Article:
I hadn't read the original in years, but L'Engle was one of my childhood favorites and I read and re-read many of her books until they were ready to fall apart. I remember being in awe, and just a little scared (but in a good way) when I first read A Wrinkle in Time, and Larson does an amazing job of capturing in images that shivery feeling of mystery and oddness and wonder. The artwork in some ways is a bit minimalist, like all of Larson's work; and in certain ways, the simplicity lends itself to this tale. A part of me will always feel like I envisioned it differently, but I suppose that's always going to be the case when a cherished story is put into visual form by someone else.
Concerning Character: Having said what I just said about the artwork, I really loved how Larson brought Meg Murry to life, in particular. I always felt like Meg was a kindred spirit, the one who lamented because all the interesting things happened around her but never to her, the one who never quite fit in either at school or at home. Larson did well bringing out these aspects of her character while also keeping her at the forefront of the story.
At the same time, the other main characters are given their due as well: Charles Wallace (who looks younger than I remember him being in the story), Calvin O'Keefe (who looks endearingly goofy), and the enigmatic Mrs. Who, Mrs. Which, and Mrs. Whatsit (who look a bit like Pratchett-esque mischievous old ladies). The alien planets are lovely and/or scary (as appropriate). I've always liked the fact that everyone in this book is a fully realized character, including the parents, and Larson has maintained that feeling in her artwork. But never do we forget that it really is Meg who saves the day, simply because of who she is.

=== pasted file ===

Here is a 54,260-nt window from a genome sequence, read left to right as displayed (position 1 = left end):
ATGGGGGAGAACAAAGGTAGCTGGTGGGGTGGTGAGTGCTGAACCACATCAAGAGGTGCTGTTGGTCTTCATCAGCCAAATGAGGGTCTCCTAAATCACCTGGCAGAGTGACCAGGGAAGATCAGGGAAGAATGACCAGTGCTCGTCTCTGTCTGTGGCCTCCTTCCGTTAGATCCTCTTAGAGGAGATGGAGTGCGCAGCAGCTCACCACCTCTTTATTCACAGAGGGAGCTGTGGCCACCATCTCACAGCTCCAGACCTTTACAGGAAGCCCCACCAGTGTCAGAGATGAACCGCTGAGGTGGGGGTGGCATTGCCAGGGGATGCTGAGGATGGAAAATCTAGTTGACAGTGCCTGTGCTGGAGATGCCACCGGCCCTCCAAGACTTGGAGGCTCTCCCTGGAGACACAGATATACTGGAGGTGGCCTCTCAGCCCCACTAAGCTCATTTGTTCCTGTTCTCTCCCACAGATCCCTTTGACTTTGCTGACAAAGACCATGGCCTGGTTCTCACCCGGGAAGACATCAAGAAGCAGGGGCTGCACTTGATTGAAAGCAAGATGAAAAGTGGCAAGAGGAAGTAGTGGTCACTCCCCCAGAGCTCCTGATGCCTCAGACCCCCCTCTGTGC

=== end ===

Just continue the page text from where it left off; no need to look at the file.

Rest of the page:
Recommended for Fans Of...: Oh, jeez, just go read the darn thing. I don't think one should go through life without having read this book at least once.
Themes & Things: For me, the heart of this book (and I mean "heart" in multiple senses of the word) is the overriding idea that it is our individual uniqueness that makes us US and makes us important and even indispensable to our world. Others' paths are others' paths; our path is ours alone. It may take a while to figure it out, it may be difficult to truly grow into who we are, but even what we see as faults may become hidden strengths. Beyond that, it is not only who we are, but what we do with it, that determines what sort of human being we might be. And it is neither shameful nor a crime to ask for help when help is needed, but some things we have to face on our own.
Review Copy Source: Publisher.
You can find A Wrinkle in Time by Madeleine L'Engle and Hope Larson online, or at an independent bookstore near you!